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Corporate lobbying pays off for firms

Apr. 16, 2008, 11:21 AM

A new study examining the connection between corporate lobbying at the federal level and financial performance finds that lobbying pays off.

David Parsley, professor of management at Vanderbilt’s Owen Graduate School of Management, is co-author of Corporate Lobbying and Financial Performance with Hui Chen of University of Colorado and Ya-Wen Yang of the University of Miami.

The new findings suggest that lobbying activities significantly and positively impact the bottom line of companies who do it. In addition, lobbying expenses appear to positively impact firms’ stock prices and returns.

The authors constructed portfolios of firms according to whether and how much they lobby. According to the study, the main benefits of lobbying accrue to firms that lobby most intensively – portfolios of such firms consistently outperform the market, Parsley said.

“We find that lobbying firms do very well. The real trick is to make sure that our findings are not due to reverse causality. Reverse causality is a problem if firms lobby because they’re doing well to begin with,” Parsley said. The authors argue that this situation is more likely for firms with poor governance. The study finds no evidence of reverse causality however, since firms with lower governance scores do not, on average, lobby more.

The researchers also had to determine whether firms who lobby do so because they are in a unique position to benefit. If so, the study’s conclusions would not generalize to other firms.

“It’s a bit like evaluating the effect of getting a higher education on someone’s income. If we conclude, by looking at the incomes of people with higher degrees, that education pays, we may be missing an important point. Education may only raise the incomes of those people who like to study and are able to graduate,” Parsley said.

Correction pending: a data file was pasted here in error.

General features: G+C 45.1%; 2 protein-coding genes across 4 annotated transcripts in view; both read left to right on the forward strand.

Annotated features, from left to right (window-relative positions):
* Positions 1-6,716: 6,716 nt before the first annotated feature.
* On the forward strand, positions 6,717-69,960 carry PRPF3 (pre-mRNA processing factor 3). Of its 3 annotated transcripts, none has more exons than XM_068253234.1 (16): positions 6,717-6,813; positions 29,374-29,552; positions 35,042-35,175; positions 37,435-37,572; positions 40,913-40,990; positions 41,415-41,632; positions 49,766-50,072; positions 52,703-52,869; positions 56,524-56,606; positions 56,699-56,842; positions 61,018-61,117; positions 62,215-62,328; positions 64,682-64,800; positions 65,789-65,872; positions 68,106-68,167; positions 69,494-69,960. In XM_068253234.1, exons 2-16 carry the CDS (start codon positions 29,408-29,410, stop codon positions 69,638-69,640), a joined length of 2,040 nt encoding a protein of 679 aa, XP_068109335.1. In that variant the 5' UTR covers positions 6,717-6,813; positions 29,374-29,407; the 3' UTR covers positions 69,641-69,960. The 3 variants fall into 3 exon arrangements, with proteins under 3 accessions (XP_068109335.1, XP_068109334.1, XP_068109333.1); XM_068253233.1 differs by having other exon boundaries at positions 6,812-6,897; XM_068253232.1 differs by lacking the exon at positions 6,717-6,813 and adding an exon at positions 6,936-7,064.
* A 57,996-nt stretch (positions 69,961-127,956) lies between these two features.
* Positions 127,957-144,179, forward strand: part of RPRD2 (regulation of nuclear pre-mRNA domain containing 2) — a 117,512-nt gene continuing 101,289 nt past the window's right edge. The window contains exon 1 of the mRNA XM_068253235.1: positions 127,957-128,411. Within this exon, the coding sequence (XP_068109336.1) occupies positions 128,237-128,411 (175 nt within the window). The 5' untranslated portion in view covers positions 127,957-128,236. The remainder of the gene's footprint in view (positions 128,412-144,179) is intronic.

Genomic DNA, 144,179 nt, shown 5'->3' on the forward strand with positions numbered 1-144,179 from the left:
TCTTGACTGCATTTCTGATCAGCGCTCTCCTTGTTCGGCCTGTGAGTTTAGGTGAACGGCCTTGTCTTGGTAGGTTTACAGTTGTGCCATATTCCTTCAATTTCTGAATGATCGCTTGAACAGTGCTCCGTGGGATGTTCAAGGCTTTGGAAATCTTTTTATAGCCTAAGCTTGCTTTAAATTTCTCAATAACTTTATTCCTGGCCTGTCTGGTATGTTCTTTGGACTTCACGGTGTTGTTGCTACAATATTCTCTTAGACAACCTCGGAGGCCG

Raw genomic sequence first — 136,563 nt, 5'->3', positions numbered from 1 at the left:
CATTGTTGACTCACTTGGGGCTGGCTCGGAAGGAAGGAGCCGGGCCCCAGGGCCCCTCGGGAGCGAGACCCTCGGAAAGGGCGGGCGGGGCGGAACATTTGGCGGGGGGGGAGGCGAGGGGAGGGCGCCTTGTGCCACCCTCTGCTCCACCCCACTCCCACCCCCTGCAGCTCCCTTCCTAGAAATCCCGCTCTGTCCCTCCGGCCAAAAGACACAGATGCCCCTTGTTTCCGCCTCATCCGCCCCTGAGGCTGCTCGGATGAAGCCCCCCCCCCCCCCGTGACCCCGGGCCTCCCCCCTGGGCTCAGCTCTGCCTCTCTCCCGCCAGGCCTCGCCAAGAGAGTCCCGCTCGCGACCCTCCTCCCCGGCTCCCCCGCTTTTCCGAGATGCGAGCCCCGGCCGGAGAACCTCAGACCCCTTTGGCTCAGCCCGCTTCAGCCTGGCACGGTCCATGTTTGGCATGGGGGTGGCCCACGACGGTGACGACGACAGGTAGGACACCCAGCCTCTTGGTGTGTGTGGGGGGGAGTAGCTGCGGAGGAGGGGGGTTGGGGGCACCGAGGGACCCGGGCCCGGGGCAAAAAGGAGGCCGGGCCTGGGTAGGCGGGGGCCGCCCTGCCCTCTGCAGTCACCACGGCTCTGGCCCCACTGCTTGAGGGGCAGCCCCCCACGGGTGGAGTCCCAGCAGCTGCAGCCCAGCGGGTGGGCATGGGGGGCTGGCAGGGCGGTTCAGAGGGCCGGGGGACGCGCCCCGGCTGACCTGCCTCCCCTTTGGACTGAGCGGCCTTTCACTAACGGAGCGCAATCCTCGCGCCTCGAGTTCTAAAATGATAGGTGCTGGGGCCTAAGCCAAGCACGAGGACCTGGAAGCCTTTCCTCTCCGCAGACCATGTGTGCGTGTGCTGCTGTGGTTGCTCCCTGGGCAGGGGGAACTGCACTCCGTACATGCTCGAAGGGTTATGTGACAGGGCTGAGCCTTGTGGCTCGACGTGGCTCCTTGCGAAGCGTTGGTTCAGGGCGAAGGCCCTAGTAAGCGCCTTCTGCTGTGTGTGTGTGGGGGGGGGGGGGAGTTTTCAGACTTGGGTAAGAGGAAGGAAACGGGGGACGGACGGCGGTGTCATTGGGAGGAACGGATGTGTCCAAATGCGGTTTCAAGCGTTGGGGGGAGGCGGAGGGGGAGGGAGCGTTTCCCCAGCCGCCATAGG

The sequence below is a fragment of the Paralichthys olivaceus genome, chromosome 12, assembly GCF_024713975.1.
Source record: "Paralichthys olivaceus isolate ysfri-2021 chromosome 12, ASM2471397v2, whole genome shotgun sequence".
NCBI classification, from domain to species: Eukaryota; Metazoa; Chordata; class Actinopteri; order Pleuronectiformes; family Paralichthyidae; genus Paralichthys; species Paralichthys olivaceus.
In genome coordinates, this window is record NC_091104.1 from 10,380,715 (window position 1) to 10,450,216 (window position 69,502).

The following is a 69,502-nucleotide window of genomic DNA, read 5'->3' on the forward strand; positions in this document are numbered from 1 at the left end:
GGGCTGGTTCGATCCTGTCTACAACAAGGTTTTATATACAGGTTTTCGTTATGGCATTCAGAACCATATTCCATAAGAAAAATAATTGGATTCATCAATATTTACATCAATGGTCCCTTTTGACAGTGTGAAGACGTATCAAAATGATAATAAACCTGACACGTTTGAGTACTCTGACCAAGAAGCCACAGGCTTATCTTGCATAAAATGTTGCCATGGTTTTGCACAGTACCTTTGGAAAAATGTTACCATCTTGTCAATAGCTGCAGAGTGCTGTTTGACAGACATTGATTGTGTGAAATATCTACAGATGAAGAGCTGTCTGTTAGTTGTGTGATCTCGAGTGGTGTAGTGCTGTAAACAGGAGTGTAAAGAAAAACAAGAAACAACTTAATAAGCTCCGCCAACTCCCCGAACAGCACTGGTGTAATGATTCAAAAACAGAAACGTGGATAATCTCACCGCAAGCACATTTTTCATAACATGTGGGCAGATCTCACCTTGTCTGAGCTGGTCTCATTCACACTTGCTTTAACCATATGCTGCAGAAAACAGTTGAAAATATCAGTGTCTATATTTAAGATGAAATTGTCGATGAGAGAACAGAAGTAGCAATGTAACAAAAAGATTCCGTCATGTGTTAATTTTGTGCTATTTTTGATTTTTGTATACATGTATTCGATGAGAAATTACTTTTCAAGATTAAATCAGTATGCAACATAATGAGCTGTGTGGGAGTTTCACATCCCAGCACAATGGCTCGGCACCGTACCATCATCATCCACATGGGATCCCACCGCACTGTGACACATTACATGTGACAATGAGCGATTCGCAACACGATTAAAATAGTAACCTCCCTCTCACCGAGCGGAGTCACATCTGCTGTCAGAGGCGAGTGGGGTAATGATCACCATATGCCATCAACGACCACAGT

Lobbying is similar since firms decide whether to lobby. However, even after accounting for this possibility, the study’s findings remain statistically significant, he said.

This new study is novel in its focus on the impact of lobbying expenditures on the bottom line of the firms actually making the expenditures. Other research studies have examined the political involvement of entities affiliated with corporations, also called Political Action Committees (PACs), rather than direct corporate lobbying, and have focused on election outcomes or voting behavior.

Corporate lobbying is roughly 20 times larger than PAC spending, and many more firms lobby than have affiliated PACs. “Studying lobbying expenditures can help resolve some questions remaining from previous studies. For example, linking voting behavior to PAC donations is difficult given the role of committees and omnibus legislation,” Parsley said.

The Lobbying Disclosure Act (LDA) of 1995, which requires firms to provide detailed information on lobbying activities every six months, has made the kind of data used for this study more readily available. Prior to passage of the act, corporations were not required to provide such information.

The Center for Responsive Politics, which helped compile LDA information, reports that total lobbying expenditures at the Federal level grew from $1.44 billion in 1998 to $2.41 billion in 2005, a 67 percent increase in seven years. The pharmaceutical industry, followed by insurance companies and electric utilities, spends the most on lobbying.

A question for future study, the authors said, is what is keeping even more firms from engaging in lobbying activities, given the positive outcomes? The researchers conjecture that since lobbying firms tend to be large, size may be a mitigating factor. The researchers also note that lobbying may be an effective strategy only to the extent that other firms remain politically inactive.

A link to the current paper can be found at:

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Media Contact: Jennifer Johnston (615) 322-NEWS